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Maraku13

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  1. I know pricing has probably been discussed in this forum more than once. I have been selling my work, Raku, at Art and Wine festivals for 5 years, slowly increasing the prices to find a good price point. I believe I have found good price points for my work, based on the how many pieces I have sold at my most recent festivals. In fact, I am concerned that my prices are still low. I believe, for example, and this is just an example, that it is better to sell 5 pieces for $1000.00 vs. 10 pieces for $1000.00. My partner believes the exact opposite, saying, "Don't you want to sell more pieces and move inventory?". This leads to a discussion about discounts when customers want to purchase, for example, 3 pieces that are priced at $300.00 total, and the customer offers $240.00(20% discount). I refuse to provide discounts because I believe my work is reasonably priced. My partner can't believe that I would not take $240.00, again asking, "Don't you want to sell them?", and "Isn't it better to sell pieces vs. not?" I'd like to get some feedback, am I way off base, am I being too rigid about my pricing, and really, is it better to have higher sales volume at lower prices? Thanks, Terry
  2. Hi Mary, More info: In the Skutt Manual it says the sensing rod may be the issue. It says continued operation at high fire temperatures will eventually cause the end of the rod to deteriorate or bend. And that this will affect the adjustment of the trigger and claw. If the the rod is bent it must be replaced. I fire to cone 05 most of the time. I took the sensing rod out of kiln sitter and, of course it has a slight bend to it. I ordered a new sensing rod online just to play things safe and will put the new one in when I get it and do a test firing. That's all for now, Terry
  3. Thanks for the replies, the cones have never gotten wet. I found this info at the Orton Cone website: When a Kiln-Sitter® cone or bar does not bend or melts into a blob, the problem is generally related to the Kiln-Sitter®. The cone will melt as the kiln is heated, but it bends due to the sensing rod’s downward pressure. If the firing continues too long, the cone will fully melt into a blob. Some reasons for sensing rod failure include improper adjustment of the Kiln-Sitter®, a bent or corroded sensing rod or Kiln-Sitter® assembly or an object inside or outside the kiln interfering with the sensing rod’s movement. To help prevent these problems, the Kiln-Sitter® should be periodically tested, checked and adjusted using the firing gauge supplied with the device. I'm going to check out my Kiln sitter and do a test firing. Cheers, Terry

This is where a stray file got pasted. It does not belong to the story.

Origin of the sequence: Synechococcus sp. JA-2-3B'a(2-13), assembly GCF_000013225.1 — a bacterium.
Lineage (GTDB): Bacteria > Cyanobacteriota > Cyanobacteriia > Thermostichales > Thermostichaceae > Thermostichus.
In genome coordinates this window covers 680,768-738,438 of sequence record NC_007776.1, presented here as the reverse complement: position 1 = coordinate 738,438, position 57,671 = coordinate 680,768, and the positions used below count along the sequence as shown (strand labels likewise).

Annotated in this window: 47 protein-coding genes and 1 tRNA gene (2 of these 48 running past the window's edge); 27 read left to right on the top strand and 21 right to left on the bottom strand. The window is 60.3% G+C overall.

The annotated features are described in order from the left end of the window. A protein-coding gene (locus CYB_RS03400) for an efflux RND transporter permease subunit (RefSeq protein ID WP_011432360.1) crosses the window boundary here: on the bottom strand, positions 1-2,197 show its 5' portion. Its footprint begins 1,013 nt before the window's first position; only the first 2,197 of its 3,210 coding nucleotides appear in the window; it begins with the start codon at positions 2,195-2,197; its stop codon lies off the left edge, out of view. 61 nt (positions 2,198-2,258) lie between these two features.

4. Yeah, weird problem, never had this happen to me. Thanks for the info about the cone getting stuck, not sure how that would happen, kinda makes sense, but I'm also wondering if there was just some kind of issue with the cone itself? Like a "bad/defective" cone? Never really heard of that either, but I guess it might be possible. I have a Pyrometer, might be time to mount it on my electric kiln when I do my bisque firings, or, just do a test fire to see if there are any problems with the kiln sitter. Cheers, Terry
  5. Wow, I just had the same bisque firing problem, and I am wondering what might have caused this to happen? Anyone else out there have any ideas? My Kiln Sitter has been working fine. I'm firing to cone 05, and the cone doesn't look crispy, it just looks melted, see the pictures. I also provided a picture of what the cone for my last firing looked like. The other question I have is that the pieces from this firing came out tan/brown, not red/orange like typical bisque, so it seems clear to me they have gone past the point of bisque for Raku? Terry
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